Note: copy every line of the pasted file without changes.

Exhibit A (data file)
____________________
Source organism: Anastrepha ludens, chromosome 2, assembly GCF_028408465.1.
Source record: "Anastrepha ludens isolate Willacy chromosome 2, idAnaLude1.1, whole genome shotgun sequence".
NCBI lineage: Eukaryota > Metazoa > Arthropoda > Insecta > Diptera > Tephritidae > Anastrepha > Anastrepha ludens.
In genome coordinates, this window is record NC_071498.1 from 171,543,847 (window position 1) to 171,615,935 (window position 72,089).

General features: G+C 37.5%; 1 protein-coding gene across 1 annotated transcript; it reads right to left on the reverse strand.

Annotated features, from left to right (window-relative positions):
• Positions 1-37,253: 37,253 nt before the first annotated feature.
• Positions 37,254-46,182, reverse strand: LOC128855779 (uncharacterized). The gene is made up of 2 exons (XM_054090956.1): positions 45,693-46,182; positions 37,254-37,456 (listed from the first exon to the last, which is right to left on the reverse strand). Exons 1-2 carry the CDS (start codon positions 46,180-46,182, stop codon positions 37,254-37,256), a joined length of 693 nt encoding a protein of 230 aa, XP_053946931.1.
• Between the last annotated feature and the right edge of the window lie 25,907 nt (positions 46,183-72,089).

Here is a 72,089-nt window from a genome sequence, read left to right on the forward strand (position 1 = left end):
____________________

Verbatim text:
Source organism: Anastrepha ludens, chromosome 2, assembly GCF_028408465.1.
Source record: "Anastrepha ludens isolate Willacy chromosome 2, idAnaLude1.1, whole genome shotgun sequence".
NCBI lineage: Eukaryota > Metazoa > Arthropoda > Insecta > Diptera > Tephritidae > Anastrepha > Anastrepha ludens.
In genome coordinates, this window is record NC_071498.1 from 171,543,847 (window position 1) to 171,615,935 (window position 72,089).

General features: G+C 37.5%; 1 protein-coding gene across 1 annotated transcript; it reads right to left on the reverse strand.

Annotated features, from left to right (window-relative positions):
• Positions 1-37,253: 37,253 nt before the first annotated feature.
• Positions 37,254-46,182, reverse strand: LOC128855779 (uncharacterized). The gene is made up of 2 exons (XM_054090956.1): positions 45,693-46,182; positions 37,254-37,456 (listed from the first exon to the last, which is right to left on the reverse strand). Exons 1-2 carry the CDS (start codon positions 46,180-46,182, stop codon positions 37,254-37,256), a joined length of 693 nt encoding a protein of 230 aa, XP_053946931.1.
• Between the last annotated feature and the right edge of the window lie 25,907 nt (positions 46,183-72,089).

Here is a 72,089-nt window from a genome sequence, read left to right on the forward strand (position 1 = left end):